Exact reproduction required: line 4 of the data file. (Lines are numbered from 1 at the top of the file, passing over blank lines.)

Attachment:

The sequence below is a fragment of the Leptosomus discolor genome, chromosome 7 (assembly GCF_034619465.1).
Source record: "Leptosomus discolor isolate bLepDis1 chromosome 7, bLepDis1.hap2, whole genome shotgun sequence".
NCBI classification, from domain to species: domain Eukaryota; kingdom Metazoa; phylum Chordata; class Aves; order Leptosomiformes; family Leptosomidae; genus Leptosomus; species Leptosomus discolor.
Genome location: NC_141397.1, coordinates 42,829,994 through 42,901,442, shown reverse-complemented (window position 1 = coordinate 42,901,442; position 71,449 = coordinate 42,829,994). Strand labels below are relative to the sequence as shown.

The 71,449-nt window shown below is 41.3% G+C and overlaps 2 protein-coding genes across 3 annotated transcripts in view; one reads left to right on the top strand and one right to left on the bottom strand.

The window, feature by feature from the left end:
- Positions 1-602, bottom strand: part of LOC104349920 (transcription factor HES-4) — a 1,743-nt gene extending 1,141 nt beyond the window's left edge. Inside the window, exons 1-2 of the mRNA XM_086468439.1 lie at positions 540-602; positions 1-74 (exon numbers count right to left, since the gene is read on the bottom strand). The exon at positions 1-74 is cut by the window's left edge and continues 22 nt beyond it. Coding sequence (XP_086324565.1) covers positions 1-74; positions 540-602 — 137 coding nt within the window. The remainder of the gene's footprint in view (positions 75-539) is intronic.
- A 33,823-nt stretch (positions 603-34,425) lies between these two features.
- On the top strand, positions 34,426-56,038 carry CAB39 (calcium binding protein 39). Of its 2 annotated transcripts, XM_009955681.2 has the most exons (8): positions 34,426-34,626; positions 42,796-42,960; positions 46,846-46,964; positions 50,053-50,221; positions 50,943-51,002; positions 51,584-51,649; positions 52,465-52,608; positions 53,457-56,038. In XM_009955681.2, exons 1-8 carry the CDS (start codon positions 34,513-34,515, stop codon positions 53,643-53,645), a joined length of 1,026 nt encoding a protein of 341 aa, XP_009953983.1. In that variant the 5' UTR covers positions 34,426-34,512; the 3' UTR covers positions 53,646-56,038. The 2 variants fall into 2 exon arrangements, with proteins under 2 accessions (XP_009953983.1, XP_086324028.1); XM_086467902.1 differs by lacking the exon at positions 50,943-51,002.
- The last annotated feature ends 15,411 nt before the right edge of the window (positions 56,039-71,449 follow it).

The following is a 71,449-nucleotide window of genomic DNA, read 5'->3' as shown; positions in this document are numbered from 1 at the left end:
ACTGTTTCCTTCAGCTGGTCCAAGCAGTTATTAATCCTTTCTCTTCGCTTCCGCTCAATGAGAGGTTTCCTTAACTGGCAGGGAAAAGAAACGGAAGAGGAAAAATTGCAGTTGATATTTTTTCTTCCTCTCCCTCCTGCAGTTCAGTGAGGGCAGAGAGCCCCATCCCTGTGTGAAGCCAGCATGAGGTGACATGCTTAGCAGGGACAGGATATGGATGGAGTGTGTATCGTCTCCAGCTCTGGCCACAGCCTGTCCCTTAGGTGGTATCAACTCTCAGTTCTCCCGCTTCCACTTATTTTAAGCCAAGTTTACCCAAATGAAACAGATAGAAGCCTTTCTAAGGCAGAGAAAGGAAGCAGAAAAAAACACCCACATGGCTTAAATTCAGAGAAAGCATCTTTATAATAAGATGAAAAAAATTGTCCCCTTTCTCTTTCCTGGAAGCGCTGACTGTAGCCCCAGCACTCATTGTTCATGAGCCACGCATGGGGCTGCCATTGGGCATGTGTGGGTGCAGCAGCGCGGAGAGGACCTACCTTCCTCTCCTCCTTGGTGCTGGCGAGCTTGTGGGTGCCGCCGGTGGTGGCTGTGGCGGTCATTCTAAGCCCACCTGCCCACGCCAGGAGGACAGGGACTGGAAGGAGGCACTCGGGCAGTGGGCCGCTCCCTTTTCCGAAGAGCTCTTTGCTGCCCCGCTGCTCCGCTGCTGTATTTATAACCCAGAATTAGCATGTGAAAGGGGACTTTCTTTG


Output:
Genome location: NC_141397.1, coordinates 42,829,994 through 42,901,442, shown reverse-complemented (window position 1 = coordinate 42,901,442; position 71,449 = coordinate 42,829,994). Strand labels below are relative to the sequence as shown.